The unanimous ruling by the California Supreme Court on Thursday to allow a Mexican immigrant to practice law in the state could ease the way for others in similar circumstances, immigrant-rights advocates say.
The ruling was the first of its kind in the nation, and decisions in similar cases are pending in New York and Florida.
The Legislature acted after the justices in a September hearing indicated that federal rules required that they deny Garcia, 36, a law license. According to a 1996 federal law, states may not award public benefits to immigrants who lack legal status unless legislatures specifically approved exemptions.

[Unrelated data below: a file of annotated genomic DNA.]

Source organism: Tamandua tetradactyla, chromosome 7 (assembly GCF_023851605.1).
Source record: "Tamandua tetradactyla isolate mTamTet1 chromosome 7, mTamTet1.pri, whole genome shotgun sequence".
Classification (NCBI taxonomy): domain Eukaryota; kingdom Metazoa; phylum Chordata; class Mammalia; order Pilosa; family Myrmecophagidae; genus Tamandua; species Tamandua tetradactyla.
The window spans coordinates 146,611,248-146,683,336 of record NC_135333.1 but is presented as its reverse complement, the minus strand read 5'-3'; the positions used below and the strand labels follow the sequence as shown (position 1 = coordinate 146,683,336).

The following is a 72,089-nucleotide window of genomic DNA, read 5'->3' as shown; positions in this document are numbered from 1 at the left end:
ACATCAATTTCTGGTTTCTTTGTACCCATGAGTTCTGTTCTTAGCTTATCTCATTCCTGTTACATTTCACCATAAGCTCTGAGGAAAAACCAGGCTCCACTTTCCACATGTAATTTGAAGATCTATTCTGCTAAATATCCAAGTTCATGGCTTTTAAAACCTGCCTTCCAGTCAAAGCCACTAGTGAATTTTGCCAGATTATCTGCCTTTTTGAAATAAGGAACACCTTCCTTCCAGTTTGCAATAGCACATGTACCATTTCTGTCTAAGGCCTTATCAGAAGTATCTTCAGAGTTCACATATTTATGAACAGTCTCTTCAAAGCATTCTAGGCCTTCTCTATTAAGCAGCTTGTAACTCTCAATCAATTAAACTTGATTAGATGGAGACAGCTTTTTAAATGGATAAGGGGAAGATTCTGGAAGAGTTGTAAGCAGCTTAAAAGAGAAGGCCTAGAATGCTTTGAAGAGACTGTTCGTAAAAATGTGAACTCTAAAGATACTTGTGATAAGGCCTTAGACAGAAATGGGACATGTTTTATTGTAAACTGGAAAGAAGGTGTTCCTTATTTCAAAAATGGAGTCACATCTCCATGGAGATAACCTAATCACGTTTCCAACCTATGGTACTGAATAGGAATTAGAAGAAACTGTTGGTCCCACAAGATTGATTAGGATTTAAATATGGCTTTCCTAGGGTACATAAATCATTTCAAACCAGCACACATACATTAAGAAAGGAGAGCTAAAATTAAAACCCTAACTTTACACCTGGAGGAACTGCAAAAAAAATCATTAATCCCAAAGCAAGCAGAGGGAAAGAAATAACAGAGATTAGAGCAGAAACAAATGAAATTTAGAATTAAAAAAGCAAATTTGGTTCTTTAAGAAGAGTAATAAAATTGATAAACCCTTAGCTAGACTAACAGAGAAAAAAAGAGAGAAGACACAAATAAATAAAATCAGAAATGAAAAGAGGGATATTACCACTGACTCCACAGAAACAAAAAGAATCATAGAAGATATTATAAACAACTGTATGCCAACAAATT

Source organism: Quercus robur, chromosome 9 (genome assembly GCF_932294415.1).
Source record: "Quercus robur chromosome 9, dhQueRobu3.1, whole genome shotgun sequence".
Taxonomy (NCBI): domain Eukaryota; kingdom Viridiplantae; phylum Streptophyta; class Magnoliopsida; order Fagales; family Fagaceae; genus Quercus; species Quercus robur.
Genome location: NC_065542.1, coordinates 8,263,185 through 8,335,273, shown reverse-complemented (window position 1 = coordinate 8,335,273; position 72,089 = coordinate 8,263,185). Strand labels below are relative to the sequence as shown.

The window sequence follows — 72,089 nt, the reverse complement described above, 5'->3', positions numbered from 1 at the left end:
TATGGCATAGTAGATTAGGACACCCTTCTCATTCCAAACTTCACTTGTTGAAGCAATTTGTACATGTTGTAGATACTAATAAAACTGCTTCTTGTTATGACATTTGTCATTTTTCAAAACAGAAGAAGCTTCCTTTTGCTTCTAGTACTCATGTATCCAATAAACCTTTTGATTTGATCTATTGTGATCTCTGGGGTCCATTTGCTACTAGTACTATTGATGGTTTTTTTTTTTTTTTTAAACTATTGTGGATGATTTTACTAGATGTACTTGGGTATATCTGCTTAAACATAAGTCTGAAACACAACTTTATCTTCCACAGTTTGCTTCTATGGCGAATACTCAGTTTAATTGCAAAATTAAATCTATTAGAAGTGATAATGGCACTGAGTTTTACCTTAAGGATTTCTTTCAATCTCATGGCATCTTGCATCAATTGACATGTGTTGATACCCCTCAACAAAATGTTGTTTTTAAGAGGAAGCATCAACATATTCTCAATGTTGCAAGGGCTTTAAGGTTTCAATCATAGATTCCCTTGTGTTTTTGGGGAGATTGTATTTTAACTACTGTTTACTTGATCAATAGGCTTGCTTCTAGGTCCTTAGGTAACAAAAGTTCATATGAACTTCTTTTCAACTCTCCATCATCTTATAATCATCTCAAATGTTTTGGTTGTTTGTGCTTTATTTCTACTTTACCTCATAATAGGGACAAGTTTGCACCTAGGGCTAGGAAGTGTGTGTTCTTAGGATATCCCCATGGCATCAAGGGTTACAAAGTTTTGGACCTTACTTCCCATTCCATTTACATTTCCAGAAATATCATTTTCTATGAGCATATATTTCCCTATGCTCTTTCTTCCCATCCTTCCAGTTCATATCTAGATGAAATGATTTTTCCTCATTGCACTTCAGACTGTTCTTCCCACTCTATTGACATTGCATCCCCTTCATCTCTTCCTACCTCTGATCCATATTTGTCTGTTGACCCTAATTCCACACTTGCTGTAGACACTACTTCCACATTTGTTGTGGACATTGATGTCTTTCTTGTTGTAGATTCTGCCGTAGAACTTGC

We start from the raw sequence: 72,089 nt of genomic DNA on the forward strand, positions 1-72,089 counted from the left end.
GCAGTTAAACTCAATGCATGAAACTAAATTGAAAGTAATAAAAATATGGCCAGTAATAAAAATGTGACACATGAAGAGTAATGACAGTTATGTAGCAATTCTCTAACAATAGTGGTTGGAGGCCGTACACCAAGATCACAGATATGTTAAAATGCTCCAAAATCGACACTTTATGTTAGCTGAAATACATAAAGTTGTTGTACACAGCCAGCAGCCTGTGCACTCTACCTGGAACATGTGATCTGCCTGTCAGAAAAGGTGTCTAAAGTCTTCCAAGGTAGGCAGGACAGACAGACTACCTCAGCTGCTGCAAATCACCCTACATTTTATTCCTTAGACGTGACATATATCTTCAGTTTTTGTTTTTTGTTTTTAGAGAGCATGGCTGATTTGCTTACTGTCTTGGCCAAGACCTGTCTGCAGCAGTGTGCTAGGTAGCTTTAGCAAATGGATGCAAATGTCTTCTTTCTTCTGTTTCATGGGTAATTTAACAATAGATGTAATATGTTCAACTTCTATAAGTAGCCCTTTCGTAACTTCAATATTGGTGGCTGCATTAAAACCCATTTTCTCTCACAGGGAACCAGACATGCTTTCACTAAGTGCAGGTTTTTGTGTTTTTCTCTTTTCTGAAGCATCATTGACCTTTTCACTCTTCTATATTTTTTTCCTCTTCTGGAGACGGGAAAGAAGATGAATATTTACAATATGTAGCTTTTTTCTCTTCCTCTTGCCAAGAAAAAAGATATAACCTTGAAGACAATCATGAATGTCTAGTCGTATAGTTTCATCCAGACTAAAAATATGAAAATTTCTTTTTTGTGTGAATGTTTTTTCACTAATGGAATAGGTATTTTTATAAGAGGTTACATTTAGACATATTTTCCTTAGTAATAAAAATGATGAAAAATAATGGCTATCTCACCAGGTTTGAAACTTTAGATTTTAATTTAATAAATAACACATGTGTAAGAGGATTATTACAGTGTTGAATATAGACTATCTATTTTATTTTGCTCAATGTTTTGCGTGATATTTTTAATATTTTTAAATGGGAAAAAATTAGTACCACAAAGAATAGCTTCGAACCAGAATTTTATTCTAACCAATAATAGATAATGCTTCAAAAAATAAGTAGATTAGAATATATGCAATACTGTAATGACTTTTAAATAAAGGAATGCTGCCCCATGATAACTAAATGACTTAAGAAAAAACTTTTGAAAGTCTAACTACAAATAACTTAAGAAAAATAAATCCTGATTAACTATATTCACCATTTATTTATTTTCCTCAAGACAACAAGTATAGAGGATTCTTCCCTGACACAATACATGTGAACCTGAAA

The law signed by Gov.
James Wagstaffe, who represented the state bar in its efforts to admit Garcia, called Thursday's decision "a landmark case in favor of inclusiveness."
"It is not just about undocumented immigrants," Wagstaffe said. "It is also saying we are going to decide the qualifications of a lawyer based on individual character, not based on class."